Whilst Coles bids for a third Challenge Tour title, Davies can scent a maiden victory thanks largely to an explosive finish to his morning round.
When the Welshman, who started on the 10th hole, stood on the sixth tee on one under par, there was little sign of the fireworks to come.
But buoyed by three successive birdies, the boy from Bridgend decided to attack the pin on the ninth green – and promptly holed his seven iron second shot for a closing eagle.
That moved Davies – whose highest Challenge Tour finish came in last year’s Challenge of Ireland – to a share of fifth place on six under par.
The 24 year old came into the event in fine form, having secured a top 20 finish in last week’s Celtic Manor Wales Open on The European Tour, before gaining a place in The Open Championship through International Final Qualifying on Monday.
But even he was taken aback by his blistering finish, saying: “It caught me by surprise – I wasn’t really expecting it! Nothing too much was really happening for most of the round – I made a few chances and hit a few good putts which didn’t go in. But then I reached the par five sixth in two and two-putted for birdie, holed one from the edge of the green on the seventh, made another easy birdie on the eighth, and holed my second shot for eagle on the last. So from nowhere, all of a sudden I’m in the mix.
“It was quite tough early on, because it was raining quite hard and the wind was up, which meant the course was playing even longer. But then it cleared up a little bit, and I started picking up a few shots. So it’s been a good week for me so far, starting with Open qualifying on Monday, and hopefully it’ll carry on for two more days. I’ve just got to keep doing what I’ve been doing – holing putts and making birdies. It’s a very fair course – if you play well, you’ll be rewarded.”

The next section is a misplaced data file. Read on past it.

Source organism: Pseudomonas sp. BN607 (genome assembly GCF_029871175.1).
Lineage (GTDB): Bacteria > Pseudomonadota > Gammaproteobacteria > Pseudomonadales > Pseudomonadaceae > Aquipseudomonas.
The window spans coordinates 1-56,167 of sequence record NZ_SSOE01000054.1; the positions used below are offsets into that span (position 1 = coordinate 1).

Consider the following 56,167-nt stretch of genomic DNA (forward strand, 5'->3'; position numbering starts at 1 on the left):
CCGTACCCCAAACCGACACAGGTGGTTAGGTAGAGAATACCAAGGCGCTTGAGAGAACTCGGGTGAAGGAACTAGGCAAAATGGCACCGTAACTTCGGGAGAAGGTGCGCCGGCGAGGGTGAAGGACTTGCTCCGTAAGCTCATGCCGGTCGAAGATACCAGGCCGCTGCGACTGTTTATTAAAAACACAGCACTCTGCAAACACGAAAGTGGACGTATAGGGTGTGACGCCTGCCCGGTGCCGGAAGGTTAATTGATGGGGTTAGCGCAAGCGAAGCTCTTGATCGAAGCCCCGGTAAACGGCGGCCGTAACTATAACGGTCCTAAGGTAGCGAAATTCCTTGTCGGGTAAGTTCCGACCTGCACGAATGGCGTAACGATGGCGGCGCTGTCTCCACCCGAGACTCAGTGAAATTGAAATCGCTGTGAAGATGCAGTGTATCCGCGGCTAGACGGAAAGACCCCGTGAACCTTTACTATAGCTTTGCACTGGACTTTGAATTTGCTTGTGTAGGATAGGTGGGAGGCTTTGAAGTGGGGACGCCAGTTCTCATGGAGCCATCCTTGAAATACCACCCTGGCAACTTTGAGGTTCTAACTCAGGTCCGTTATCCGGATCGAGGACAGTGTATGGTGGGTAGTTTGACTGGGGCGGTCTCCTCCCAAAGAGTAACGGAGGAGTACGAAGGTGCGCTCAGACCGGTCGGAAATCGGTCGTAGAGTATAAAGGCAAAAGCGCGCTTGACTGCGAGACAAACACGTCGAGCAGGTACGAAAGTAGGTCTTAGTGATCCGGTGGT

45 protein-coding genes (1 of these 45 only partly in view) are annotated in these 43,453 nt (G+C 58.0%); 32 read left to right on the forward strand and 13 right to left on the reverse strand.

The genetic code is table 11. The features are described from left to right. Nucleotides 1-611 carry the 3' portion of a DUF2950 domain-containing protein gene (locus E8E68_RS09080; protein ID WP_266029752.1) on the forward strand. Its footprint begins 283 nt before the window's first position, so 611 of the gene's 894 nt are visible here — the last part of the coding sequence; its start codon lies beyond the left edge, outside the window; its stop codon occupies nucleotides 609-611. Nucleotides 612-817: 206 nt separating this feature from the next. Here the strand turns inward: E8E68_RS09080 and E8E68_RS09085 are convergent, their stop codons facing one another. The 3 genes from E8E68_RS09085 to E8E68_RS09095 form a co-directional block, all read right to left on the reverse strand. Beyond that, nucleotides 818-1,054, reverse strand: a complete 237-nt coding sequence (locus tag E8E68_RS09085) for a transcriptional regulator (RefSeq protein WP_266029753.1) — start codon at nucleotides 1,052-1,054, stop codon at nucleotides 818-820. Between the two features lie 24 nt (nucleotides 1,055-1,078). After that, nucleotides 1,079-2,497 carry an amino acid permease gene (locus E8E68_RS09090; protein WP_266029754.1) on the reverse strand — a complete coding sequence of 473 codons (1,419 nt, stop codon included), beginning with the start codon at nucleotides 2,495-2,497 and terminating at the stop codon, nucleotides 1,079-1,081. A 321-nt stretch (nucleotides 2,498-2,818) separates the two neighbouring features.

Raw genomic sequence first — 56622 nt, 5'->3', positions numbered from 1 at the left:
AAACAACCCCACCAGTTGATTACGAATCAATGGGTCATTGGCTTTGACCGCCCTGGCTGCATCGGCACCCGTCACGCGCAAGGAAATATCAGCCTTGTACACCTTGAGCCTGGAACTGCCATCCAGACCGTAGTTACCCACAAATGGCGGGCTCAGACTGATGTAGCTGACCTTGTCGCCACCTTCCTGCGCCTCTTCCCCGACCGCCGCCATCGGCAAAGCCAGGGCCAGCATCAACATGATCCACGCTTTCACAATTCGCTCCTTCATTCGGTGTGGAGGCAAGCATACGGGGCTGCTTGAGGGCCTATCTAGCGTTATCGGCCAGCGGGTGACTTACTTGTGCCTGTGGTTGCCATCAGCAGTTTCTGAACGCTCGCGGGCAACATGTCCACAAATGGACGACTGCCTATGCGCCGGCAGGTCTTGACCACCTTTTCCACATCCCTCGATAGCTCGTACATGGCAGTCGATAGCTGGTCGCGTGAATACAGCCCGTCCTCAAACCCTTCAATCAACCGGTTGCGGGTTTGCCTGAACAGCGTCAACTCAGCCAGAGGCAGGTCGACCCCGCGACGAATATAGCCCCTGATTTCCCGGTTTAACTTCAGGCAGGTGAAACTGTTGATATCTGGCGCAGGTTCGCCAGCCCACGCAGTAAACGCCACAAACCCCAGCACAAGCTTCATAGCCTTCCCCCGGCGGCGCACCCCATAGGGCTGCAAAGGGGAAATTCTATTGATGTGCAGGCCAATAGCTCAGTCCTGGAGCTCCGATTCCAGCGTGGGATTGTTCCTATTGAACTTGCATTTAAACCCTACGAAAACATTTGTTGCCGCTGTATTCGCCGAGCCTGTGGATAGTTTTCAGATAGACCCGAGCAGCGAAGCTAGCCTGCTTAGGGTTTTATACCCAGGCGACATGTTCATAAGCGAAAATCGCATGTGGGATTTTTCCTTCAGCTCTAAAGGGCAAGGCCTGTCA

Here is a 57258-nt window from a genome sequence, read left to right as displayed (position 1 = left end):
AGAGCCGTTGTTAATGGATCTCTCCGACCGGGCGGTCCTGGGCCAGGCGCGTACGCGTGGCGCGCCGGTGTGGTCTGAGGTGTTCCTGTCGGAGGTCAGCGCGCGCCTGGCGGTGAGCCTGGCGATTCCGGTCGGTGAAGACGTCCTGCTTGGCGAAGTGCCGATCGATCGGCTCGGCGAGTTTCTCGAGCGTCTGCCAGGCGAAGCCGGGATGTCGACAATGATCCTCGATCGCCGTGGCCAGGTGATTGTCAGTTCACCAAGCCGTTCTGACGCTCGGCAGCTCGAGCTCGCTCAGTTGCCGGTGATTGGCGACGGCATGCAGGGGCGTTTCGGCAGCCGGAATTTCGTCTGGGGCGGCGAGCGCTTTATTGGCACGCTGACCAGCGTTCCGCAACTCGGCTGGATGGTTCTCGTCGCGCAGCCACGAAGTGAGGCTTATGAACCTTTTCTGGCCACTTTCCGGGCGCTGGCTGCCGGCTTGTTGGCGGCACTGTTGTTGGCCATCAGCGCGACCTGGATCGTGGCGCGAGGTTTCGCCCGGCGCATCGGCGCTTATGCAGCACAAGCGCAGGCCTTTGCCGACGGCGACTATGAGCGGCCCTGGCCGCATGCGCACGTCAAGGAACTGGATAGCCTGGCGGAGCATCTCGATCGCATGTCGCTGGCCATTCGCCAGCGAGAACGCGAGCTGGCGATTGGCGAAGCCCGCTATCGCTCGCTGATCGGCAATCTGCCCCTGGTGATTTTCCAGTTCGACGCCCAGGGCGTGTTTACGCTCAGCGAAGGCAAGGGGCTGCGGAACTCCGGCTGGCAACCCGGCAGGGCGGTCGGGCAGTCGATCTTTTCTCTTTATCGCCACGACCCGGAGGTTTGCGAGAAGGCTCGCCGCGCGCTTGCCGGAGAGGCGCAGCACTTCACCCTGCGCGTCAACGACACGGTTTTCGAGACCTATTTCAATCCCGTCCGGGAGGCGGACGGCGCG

McGeady was rewarded for some swing changes which, having take a while to bed in, produced some spectacular results in a round of 66.
The genial Irishman, who won the SWALEC Wales Challenge last year and came close to winning the Challenge of Ireland in 2006, collected seven birdies and just a solitary bogey to move from joint 83rd at the start of play into a tie for 11th place alongside fellow Irishman Colm Moriarty.
McGeady said: “That’s definitely put me back in the hunt. I’ve been working on my swing lately, and with me it always takes a little while for the changes to kick in. It still wasn’t brilliant today, but I learned from my bad shots. Getting off to a great start with two birdies is always a bonus, and then I kicked on from there. I managed to keep it in play for the most part and my caddy also made a couple of good calls, so I’ve got to thank him for that. It’s his first time caddying for me, so if he carries on like this, he might have a job for life!
“My season really starts here. I’m playing the next five or six Challenge Tour events, so if I play well over the next couple of months, it’ll really set me up for the rest of the season. But for now I’m concentrating on this week, because you always want to do well in your home tournaments. I got a taste for it in Wales last year, but to do it again in Ireland would be something special. My Dad and my wife Lisa are coming along to watch over the weekend, so hopefully I can put on a show for them.”